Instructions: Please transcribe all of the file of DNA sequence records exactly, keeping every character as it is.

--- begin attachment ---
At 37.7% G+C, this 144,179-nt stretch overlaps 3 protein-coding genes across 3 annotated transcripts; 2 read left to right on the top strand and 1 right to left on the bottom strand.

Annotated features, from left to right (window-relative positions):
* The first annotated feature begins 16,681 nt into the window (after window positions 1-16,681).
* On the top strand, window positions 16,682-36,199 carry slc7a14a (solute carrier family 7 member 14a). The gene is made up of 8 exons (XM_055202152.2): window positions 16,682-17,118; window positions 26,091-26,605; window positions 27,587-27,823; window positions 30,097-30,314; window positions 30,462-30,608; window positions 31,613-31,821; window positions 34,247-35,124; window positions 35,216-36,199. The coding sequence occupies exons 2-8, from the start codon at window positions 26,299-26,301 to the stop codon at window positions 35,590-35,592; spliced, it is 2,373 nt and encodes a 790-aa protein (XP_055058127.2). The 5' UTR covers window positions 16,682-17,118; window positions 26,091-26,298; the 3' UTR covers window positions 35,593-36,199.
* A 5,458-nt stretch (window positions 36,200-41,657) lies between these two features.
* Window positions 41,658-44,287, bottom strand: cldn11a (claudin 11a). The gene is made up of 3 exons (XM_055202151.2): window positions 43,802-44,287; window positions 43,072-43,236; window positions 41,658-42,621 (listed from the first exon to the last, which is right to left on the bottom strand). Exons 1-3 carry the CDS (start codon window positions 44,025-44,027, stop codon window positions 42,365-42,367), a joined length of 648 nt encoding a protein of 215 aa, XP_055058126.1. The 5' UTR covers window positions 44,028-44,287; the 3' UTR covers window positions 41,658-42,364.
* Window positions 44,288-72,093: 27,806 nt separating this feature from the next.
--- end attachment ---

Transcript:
At 37.7% G+C, this 144,179-nt stretch overlaps 3 protein-coding genes across 3 annotated transcripts; 2 read left to right on the top strand and 1 right to left on the bottom strand.

Annotated features, from left to right (window-relative positions):
* The first annotated feature begins 16,681 nt into the window (after window positions 1-16,681).
* On the top strand, window positions 16,682-36,199 carry slc7a14a (solute carrier family 7 member 14a). The gene is made up of 8 exons (XM_055202152.2): window positions 16,682-17,118; window positions 26,091-26,605; window positions 27,587-27,823; window positions 30,097-30,314; window positions 30,462-30,608; window positions 31,613-31,821; window positions 34,247-35,124; window positions 35,216-36,199. The coding sequence occupies exons 2-8, from the start codon at window positions 26,299-26,301 to the stop codon at window positions 35,590-35,592; spliced, it is 2,373 nt and encodes a 790-aa protein (XP_055058127.2). The 5' UTR covers window positions 16,682-17,118; window positions 26,091-26,298; the 3' UTR covers window positions 35,593-36,199.
* A 5,458-nt stretch (window positions 36,200-41,657) lies between these two features.
* Window positions 41,658-44,287, bottom strand: cldn11a (claudin 11a). The gene is made up of 3 exons (XM_055202151.2): window positions 43,802-44,287; window positions 43,072-43,236; window positions 41,658-42,621 (listed from the first exon to the last, which is right to left on the bottom strand). Exons 1-3 carry the CDS (start codon window positions 44,025-44,027, stop codon window positions 42,365-42,367), a joined length of 648 nt encoding a protein of 215 aa, XP_055058126.1. The 5' UTR covers window positions 44,028-44,287; the 3' UTR covers window positions 41,658-42,364.
* Window positions 44,288-72,093: 27,806 nt separating this feature from the next.